Values are intensely personal, and while an ENTJ and an INTJ can find common ground, there will always be some differences in what you hold dear. However, understand how your ENTJ approach to values compares with your INTJ counterpart's will help you to appreciate and overcome your differences.

The two of you share a strong belief in the importance of logic and reason. Both of you tend to feel that the pursuit of truth and justice is the highest possible goal. You both tend to value factual, empirical ways of understanding things, and may share a love of science or mathematics. You appreciate the value of fairness, admire intelligence, and seek competence. As Rational types, you both appreciate people who are open-minded and willing to consider things from all angles, and you value a free exchange of ideas. You will find that you connect easily in places where intellectual discussion is encouraged.

Although you and your counterpart have a similar way of understanding things, it would be a mistake to assume that you’ll agree on important matters. You each tend to trust your own reasoning and believe in your ability to come to a correct conclusion. If your conclusions are wildly different, you may find yourself having a heated debate.

If you find yourself in conflict over what you believe, most of the time, this will make for a stimulating discussion as you hash out the pros and cons of your respective positions. Neither of you tend to get your feelings hurt when one of your beliefs is challenged, so you'll find that any differences in personal values can usually be addressed with a respectful "agree-to-disagree" approach.

That said, you both have a tendency to be a bit intellectually exhausting, with your steadfast devotion to logical analysis. A relationship between two people such as yourselves lacks a bit of balance, because neither of you is likely to call attention to feelings or emotions. At your worst together, you're all head, and no heart. Building trust and intimacy in this pairing can be difficult, as you tend to challenge each other more often than you comfort each other. In times of conflict, neither of you is likely to give in just for the sake of keeping the peace. If this relationship is important to you, remember that you'll have to work together on creating balance in the things you value. It's wonderful to be with someone who can challenge you intellectually, but to create a deep bond, you will also need to achieve trust, compassion, empathy, and cooperation. Although these may not be goals you'd naturally prioritize, recognizing their importance will be key to making your relationship a success.

ENTJ and INTJ in Daily Life

Lifestyle is an under-appreciated—but extremely important—element of compatibility. Your values and ideals may coincide perfectly, but if you can't agree on how to conduct day-to-day matters, your relationship will always have friction. As an ENTJ in a relationship with an INTJ, you can expect certain issues to arise in your daily life. Discussing these in advance, and figuring out how to deal with them, will make things go much more smoothly as you develop your relationship.

The two of you are likely to share a general intellectual curiosity and interest in learning new things. Both of you tend to appreciate the value of culture, the sciences, and the arts, and while you may not share specific hobbies, you'll probably have interests that you can at least mutually appreciate.

For both of you, discovering new ideas is a lifelong pursuit. You'll probably share a mutual interest in reading, going to museums and cultural events, taking classes for fun, and other activities that allow you to learn and improve your minds. In fact, you may find that learning new things together is a great way to bring you closer.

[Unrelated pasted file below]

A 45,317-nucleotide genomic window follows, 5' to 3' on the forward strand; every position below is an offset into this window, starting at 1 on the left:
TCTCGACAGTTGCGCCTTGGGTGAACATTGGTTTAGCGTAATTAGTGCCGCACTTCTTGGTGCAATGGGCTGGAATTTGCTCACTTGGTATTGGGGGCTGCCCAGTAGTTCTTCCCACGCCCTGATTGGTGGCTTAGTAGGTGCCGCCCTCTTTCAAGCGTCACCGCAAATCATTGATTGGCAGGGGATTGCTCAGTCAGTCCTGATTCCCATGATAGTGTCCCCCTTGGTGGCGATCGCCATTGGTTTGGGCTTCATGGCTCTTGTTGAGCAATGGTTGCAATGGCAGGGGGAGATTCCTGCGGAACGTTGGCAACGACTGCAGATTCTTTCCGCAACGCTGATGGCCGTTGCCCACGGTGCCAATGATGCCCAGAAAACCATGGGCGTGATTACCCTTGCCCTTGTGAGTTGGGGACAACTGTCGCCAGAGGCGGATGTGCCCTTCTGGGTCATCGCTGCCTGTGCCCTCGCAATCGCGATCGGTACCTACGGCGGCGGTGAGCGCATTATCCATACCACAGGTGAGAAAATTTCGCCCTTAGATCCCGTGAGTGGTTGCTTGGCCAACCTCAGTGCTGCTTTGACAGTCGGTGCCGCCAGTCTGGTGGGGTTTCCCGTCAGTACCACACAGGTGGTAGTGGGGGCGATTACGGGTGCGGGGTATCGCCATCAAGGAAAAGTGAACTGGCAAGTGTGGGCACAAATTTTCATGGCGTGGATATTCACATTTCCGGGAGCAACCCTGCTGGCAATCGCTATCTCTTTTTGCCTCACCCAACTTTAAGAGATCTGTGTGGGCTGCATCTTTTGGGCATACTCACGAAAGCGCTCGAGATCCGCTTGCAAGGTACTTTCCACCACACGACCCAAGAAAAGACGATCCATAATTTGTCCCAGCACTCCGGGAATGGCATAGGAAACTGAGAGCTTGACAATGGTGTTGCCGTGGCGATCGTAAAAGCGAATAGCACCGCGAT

You also share a low tolerance for the mundane. You both find day-to-day routine somewhat toxic, and you may find that your lives together involve frequent attempts to "shake things up." You may dream of traveling around the world together or quitting your jobs to start a new business. This mutual taste for adventure is stimulating for both of you, and helps keep things exciting between you. However, during the inevitable dull periods of your life together, it's likely that you'll both be a bit cranky. Bear in mind that keeping things novel and fresh is key to both of your happiness.

You take a similarly orderly approach to life and share an appreciation for schedules, to-do lists, and organizational systems. If you share space, it’s likely to be well organized and tidy. While you may sometimes disagree on exactly how to organize something, you both appreciate the process of creating structure, and will typically enjoy working together to get systems in place. 

Communicating your needs is crucial, as you both have a different tolerance for social stimulation. You are energized by activity and probably make plenty of room for friends, family, and social events. By contrast, your counterpart needs plenty of down time to re-energize and may not always be up for parties. They won’t appreciate you invading their alone-time or repeatedly overbooking the social calendar.

Communication is another challenge, since you prefer to deal with issues immediately while your counterpart may try to sweep problems under the rug. You know how to speak your mind and defend your position, and it can be frustrating for you if you’re constantly having to drag a conversation out of your partner. On the flip side, your partner needs time to think something through before having an important conversation, and may not appreciate you being pushy and naggy.

None of these differences is insurmountable and with a little compromise you can easily meet each other’s needs. Being an introvert is not a get-out-of­-jail-free card, and your job is to simultaneously respect your partner’s need for solitude while making sure they know when their participation is important to you. Compromise is a two-way street, and in return your partner must be fine with you going out and finding the social stimulation you desire, without resenting you for leaving them alone.